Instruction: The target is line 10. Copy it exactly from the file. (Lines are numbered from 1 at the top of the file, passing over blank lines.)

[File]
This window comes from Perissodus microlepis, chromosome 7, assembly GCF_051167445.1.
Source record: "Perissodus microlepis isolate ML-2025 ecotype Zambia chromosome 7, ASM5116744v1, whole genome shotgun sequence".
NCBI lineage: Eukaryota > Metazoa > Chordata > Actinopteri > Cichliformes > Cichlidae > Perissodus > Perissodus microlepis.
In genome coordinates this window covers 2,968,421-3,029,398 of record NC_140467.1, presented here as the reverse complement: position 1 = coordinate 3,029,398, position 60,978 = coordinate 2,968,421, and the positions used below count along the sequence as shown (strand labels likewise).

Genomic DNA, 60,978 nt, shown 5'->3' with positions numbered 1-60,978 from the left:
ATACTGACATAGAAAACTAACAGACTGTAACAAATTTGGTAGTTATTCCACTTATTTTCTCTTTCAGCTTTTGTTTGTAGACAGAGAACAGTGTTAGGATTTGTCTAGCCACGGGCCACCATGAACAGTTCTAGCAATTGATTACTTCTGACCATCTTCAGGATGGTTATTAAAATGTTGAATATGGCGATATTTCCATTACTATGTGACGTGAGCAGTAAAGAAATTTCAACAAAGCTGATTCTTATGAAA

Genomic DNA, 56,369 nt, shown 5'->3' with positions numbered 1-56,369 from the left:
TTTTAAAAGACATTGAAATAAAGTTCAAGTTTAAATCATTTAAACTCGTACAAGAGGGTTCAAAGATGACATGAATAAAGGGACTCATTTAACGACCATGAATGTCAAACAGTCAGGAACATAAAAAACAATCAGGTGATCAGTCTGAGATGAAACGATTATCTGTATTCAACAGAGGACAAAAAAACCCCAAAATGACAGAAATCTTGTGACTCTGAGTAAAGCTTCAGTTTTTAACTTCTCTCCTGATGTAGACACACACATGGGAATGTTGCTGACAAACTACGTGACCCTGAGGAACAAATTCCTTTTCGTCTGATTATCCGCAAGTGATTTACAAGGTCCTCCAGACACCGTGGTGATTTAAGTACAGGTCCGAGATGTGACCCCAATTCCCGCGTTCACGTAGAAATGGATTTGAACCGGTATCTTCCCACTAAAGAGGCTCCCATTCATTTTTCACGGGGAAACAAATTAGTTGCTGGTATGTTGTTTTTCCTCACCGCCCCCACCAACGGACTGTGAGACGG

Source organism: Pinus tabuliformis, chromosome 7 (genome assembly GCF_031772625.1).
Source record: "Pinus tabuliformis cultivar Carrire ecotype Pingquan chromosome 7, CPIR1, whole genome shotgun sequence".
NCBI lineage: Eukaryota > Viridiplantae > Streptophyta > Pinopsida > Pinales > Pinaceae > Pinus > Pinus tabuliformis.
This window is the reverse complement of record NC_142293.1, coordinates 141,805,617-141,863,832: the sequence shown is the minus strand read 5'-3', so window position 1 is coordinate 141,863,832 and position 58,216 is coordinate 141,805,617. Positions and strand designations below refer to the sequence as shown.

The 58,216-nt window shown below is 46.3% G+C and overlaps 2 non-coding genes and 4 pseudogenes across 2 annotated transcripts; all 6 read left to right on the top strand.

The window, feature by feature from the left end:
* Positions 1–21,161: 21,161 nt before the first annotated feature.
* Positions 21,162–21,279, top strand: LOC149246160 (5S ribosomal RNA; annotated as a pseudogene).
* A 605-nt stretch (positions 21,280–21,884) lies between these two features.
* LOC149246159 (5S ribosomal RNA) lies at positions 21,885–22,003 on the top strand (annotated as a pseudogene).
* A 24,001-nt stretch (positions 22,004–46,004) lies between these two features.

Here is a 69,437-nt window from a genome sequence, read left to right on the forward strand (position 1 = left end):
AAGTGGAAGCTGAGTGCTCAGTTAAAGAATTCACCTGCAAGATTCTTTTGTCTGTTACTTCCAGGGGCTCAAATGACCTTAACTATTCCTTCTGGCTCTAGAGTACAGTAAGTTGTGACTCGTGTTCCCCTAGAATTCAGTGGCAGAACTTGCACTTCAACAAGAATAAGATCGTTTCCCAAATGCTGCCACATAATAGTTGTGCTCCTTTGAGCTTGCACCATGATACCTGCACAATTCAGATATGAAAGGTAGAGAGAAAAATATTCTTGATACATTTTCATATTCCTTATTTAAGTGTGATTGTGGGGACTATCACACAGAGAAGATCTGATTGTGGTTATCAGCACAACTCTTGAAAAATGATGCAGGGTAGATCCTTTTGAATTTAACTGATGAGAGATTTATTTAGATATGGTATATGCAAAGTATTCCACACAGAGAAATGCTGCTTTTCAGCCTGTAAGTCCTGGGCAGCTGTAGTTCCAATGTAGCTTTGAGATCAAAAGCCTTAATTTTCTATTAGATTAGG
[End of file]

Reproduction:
Source record: "Pinus tabuliformis cultivar Carrire ecotype Pingquan chromosome 7, CPIR1, whole genome shotgun sequence".